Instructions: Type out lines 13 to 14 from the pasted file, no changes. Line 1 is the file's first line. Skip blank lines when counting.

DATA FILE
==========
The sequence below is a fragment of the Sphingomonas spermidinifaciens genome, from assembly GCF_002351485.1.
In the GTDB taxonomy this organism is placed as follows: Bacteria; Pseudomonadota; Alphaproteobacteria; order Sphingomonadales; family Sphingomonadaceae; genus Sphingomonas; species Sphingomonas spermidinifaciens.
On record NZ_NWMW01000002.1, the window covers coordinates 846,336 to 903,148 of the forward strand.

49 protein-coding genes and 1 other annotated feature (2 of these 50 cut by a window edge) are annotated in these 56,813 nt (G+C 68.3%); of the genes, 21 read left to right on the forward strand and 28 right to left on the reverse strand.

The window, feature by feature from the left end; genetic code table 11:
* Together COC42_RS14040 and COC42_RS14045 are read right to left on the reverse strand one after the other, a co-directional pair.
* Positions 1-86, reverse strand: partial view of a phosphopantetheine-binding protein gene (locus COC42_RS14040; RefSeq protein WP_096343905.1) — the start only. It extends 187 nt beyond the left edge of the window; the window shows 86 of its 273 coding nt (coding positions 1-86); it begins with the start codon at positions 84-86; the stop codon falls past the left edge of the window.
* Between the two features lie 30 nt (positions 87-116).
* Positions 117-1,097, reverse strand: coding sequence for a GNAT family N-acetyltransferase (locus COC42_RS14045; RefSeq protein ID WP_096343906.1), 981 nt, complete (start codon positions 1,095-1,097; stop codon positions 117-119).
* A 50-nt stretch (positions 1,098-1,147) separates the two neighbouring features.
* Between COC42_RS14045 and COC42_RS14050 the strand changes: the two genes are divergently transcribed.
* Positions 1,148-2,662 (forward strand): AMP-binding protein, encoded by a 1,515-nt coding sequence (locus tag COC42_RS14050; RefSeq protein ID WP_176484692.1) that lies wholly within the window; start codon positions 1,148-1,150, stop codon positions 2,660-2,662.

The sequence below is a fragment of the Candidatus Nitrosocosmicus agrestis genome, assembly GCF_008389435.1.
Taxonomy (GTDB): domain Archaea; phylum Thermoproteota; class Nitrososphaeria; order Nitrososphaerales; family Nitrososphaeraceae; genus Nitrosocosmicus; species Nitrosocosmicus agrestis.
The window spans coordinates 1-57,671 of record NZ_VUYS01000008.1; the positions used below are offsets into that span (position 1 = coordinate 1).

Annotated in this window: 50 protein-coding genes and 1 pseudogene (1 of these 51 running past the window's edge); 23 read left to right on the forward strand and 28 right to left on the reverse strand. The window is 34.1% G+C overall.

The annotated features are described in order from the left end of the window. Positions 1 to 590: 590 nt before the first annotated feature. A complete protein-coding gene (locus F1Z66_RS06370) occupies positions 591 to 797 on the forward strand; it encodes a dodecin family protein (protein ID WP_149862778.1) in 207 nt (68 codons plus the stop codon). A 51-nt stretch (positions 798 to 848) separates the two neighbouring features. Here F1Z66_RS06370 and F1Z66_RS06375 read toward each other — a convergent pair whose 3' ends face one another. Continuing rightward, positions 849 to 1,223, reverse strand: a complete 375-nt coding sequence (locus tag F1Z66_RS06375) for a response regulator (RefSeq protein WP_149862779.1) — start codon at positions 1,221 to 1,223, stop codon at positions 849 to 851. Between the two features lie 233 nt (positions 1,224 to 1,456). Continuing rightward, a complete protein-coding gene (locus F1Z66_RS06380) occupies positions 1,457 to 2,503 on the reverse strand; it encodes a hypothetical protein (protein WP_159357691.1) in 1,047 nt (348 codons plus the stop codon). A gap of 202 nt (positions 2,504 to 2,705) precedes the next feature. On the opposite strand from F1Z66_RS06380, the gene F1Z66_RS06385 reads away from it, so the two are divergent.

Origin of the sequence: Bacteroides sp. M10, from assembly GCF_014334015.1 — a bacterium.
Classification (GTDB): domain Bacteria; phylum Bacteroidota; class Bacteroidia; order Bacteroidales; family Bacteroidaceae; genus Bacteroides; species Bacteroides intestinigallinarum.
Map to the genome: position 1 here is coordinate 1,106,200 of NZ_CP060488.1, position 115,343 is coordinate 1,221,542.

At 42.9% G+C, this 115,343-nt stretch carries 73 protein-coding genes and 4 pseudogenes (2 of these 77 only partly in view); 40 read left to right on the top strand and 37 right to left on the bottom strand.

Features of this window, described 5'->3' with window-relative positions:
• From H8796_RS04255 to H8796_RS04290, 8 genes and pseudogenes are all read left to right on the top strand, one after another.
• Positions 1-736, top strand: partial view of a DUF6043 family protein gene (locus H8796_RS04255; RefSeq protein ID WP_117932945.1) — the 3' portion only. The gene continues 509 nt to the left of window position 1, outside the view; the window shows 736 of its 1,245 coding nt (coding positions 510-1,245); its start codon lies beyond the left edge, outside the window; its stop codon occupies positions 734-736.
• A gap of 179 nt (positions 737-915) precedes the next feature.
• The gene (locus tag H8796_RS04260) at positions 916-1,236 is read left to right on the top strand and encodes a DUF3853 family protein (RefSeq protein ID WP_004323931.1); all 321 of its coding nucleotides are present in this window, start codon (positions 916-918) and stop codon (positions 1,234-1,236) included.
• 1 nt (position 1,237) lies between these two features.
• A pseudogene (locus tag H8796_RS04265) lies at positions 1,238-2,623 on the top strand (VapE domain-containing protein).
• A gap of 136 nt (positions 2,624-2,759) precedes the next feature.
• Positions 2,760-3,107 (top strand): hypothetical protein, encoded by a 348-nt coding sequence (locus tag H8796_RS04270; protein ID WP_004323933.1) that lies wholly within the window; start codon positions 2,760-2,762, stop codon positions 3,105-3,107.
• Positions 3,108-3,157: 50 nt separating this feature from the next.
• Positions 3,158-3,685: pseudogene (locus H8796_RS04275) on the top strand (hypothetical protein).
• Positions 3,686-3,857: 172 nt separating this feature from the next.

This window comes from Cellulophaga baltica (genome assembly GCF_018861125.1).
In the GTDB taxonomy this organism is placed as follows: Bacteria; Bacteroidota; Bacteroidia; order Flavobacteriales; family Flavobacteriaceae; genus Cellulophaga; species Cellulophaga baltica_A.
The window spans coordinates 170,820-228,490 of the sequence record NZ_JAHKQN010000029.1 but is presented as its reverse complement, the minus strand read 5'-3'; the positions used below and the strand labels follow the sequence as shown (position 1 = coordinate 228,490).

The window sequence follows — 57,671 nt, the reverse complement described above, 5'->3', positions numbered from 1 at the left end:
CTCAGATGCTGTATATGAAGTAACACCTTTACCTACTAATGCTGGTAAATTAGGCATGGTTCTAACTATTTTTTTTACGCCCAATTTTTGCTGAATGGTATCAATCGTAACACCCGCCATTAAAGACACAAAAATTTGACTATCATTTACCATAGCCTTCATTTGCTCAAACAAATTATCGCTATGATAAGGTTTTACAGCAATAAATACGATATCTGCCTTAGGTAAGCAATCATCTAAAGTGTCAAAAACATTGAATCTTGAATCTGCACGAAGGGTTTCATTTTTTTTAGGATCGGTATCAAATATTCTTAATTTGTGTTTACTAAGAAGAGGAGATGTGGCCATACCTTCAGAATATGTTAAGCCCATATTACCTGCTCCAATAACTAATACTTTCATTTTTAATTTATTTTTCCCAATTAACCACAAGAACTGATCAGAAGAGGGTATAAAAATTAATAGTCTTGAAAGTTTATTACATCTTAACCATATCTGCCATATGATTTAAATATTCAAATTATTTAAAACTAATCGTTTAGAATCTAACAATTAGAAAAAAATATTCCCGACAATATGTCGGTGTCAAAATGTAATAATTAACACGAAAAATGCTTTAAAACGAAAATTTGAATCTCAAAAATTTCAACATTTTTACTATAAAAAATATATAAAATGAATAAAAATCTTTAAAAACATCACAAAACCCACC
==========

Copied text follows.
The sequence below is a fragment of the Candidatus Nitrosocosmicus agrestis genome, assembly GCF_008389435.1.
Taxonomy (GTDB): domain Archaea; phylum Thermoproteota; class Nitrososphaeria; order Nitrososphaerales; family Nitrososphaeraceae; genus Nitrosocosmicus; species Nitrosocosmicus agrestis.